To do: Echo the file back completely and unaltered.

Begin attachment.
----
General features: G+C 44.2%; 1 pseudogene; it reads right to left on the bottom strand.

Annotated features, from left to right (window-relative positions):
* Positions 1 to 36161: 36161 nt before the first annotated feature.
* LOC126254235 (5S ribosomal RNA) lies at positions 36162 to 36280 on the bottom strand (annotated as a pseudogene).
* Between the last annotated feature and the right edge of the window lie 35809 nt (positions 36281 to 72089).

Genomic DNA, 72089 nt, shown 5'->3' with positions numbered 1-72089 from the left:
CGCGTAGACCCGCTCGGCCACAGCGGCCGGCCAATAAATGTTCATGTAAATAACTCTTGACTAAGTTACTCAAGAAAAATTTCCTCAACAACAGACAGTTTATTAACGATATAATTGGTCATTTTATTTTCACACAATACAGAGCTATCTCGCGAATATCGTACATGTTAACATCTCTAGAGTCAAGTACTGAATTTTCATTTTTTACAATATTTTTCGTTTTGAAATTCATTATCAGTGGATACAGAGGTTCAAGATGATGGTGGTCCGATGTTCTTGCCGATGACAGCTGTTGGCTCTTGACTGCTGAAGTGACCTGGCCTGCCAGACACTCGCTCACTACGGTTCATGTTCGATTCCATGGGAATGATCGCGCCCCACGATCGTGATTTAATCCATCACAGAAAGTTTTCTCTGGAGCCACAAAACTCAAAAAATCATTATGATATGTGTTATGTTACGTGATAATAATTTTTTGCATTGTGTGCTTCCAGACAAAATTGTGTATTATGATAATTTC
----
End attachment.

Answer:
General features: G+C 44.2%; 1 pseudogene; it reads right to left on the bottom strand.

Annotated features, from left to right (window-relative positions):
* Positions 1 to 36161: 36161 nt before the first annotated feature.
* LOC126254235 (5S ribosomal RNA) lies at positions 36162 to 36280 on the bottom strand (annotated as a pseudogene).
* Between the last annotated feature and the right edge of the window lie 35809 nt (positions 36281 to 72089).

Genomic DNA, 72089 nt, shown 5'->3' with positions numbered 1-72089 from the left:
CGCGTAGACCCGCTCGGCCACAGCGGCCGGCCAATAAATGTTCATGTAAATAACTCTTGACTAAGTTACTCAAGAAAAATTTCCTCAACAACAGACAGTTTATTAACGATATAATTGGTCATTTTATTTTCACACAATACAGAGCTATCTCGCGAATATCGTACATGTTAACATCTCTAGAGTCAAGTACTGAATTTTCATTTTTTACAATATTTTTCGTTTTGAAATTCATTATCAGTGGATACAGAGGTTCAAGATGATGGTGGTCCGATGTTCTTGCCGATGACAGCTGTTGGCTCTTGACTGCTGAAGTGACCTGGCCTGCCAGACACTCGCTCACTACGGTTCATGTTCGATTCCATGGGAATGATCGCGCCCCACGATCGTGATTTAATCCATCACAGAAAGTTTTCTCTGGAGCCACAAAACTCAAAAAATCATTATGATATGTGTTATGTTACGTGATAATAATTTTTTGCATTGTGTGCTTCCAGACAAAATTGTGTATTATGATAATTTC